Apple TV sales expected to rise to 1 million

NEW YORK Tue Dec 21, 2010 1:17pm EST

Apple Chief Executive Steve Jobs introduces programming for Apple TV at Apple's music-themed September media event in San Francisco, California September 1, 2010. REUTERS/Robert Galbraith

Apple Chief Executive Steve Jobs introduces programming for Apple TV at Apple's music-themed September media event in San Francisco, California September 1, 2010.

Credit: Reuters/Robert Galbraith

NEW YORK (Reuters) - Apple Inc expects sales of Apple TV to top 1 million units this week, showing that the device is gaining traction in bringing the Web to TV.

Apple also said on Tuesday that iTunes users are now renting and buying more than 400,000 TV shows and more than 150,000 movies per day.

"One million is a real benchmark," said Daniel Ernst, an analyst with Hudson Square Research. "To put it in perspective, they are within shooting range of some of the smaller cable operators like Cablevision with 3 million subscribers."

In September, Apple introduced a less expensive, smaller version of Apple TV for $99. The move stepped up the battle with the likes of Google Inc and Microsoft Corp, which are all vying for control of the digital living room.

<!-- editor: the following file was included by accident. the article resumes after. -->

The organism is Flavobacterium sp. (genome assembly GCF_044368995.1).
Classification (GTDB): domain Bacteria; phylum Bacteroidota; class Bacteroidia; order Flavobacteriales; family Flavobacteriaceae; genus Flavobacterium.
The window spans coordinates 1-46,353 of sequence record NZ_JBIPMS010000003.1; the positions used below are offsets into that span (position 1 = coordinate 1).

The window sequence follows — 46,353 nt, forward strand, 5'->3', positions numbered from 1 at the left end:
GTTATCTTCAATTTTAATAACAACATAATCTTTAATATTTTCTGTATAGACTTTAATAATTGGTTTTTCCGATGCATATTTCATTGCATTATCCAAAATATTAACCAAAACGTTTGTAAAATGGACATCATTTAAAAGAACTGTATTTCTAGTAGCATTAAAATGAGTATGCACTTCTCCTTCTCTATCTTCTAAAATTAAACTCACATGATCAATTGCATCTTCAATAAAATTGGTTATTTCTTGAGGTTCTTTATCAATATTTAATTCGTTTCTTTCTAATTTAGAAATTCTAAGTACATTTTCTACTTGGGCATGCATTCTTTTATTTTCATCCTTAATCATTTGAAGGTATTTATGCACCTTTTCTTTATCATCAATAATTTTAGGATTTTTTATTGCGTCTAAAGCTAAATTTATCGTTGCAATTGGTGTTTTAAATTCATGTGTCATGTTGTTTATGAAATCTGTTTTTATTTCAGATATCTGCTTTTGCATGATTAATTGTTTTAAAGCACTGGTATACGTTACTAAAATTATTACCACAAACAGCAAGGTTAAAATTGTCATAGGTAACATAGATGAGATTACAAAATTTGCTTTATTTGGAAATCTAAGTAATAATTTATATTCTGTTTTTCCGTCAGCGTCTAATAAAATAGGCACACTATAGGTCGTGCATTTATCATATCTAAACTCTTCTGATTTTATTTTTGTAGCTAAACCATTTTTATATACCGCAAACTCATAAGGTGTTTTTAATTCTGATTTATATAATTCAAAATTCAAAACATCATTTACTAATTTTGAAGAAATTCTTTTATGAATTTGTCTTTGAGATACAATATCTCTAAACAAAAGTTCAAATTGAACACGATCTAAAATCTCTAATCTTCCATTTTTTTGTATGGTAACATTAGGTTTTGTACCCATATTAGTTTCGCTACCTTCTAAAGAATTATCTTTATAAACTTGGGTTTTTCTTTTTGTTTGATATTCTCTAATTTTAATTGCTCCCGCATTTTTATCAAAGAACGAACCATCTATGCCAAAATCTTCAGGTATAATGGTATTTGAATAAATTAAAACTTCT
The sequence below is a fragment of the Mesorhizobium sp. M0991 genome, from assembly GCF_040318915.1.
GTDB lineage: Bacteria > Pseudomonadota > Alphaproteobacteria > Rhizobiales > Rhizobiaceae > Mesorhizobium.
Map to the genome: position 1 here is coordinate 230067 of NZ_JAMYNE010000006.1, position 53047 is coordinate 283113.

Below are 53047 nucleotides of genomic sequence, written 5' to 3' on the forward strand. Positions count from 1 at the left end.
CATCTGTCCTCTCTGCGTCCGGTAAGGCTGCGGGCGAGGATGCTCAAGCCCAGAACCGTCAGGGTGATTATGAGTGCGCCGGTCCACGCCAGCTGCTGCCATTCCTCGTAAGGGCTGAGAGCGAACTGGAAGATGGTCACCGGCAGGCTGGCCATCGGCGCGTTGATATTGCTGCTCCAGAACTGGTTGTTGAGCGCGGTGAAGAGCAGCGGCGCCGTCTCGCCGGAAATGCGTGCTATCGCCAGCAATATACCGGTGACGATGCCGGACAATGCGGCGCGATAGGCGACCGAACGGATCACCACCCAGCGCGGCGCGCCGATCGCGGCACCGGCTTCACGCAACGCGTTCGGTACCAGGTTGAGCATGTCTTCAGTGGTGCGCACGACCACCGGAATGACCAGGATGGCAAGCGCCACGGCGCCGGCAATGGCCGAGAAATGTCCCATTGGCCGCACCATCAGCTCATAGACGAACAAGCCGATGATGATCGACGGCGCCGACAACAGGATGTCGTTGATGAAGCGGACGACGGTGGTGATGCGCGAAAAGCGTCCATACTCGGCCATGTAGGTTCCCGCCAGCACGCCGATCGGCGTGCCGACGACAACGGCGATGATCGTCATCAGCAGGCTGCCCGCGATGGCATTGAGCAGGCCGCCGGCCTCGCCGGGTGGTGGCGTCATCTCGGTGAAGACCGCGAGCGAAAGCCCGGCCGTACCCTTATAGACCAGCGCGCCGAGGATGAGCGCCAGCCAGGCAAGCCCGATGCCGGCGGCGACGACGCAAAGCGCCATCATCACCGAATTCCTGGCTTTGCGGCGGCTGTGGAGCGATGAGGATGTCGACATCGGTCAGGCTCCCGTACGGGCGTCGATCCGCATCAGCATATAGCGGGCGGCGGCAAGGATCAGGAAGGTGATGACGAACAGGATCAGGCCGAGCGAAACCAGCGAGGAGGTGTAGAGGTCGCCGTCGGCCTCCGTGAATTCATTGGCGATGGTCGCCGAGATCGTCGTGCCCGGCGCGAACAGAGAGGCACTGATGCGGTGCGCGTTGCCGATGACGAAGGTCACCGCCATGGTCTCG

In the latest example, Microsoft is in talks with media companies to license TV networks for a new online pay-television subscription service through the XBox.

Google has asked some manufacturers to delay the launch of TV sets with Google TV, according to a published report. [ID:nSGE6BJ03I] Google TV has been receiving lackluster reviews.

"It's definitely interesting," BGC Partners analyst Colin Gillis said, referring to Apple TV sales. "It's a milestone that Google has not reached."

Web-to-TV devices like Apple TV, Google TV and the Xbox's have raised concerns that people will drop pricey pay TV packages, a practice known as "cord cutting."

U.S. pay television subscriptions have fallen for two straight quarters -- the first-ever occurrence.

Still, consumers are slow to adopt changes concerning home entertainment, said Gillis. "Inertia in the living room is strong."

The popularity of Web-to-TV devices depends in part on the amount of programing available.

Apple has already struck deals with Walt Disney Co's ABC, News Corporation's Fox and Netflix for some limited TV shows and movies.

Apple shares were up 0.6 percent at $323.99 on the Nasdaq on Tuesday morning.

(Reporting by Jennifer Saba; Editing by Derek Caney and Matthew Lewis)

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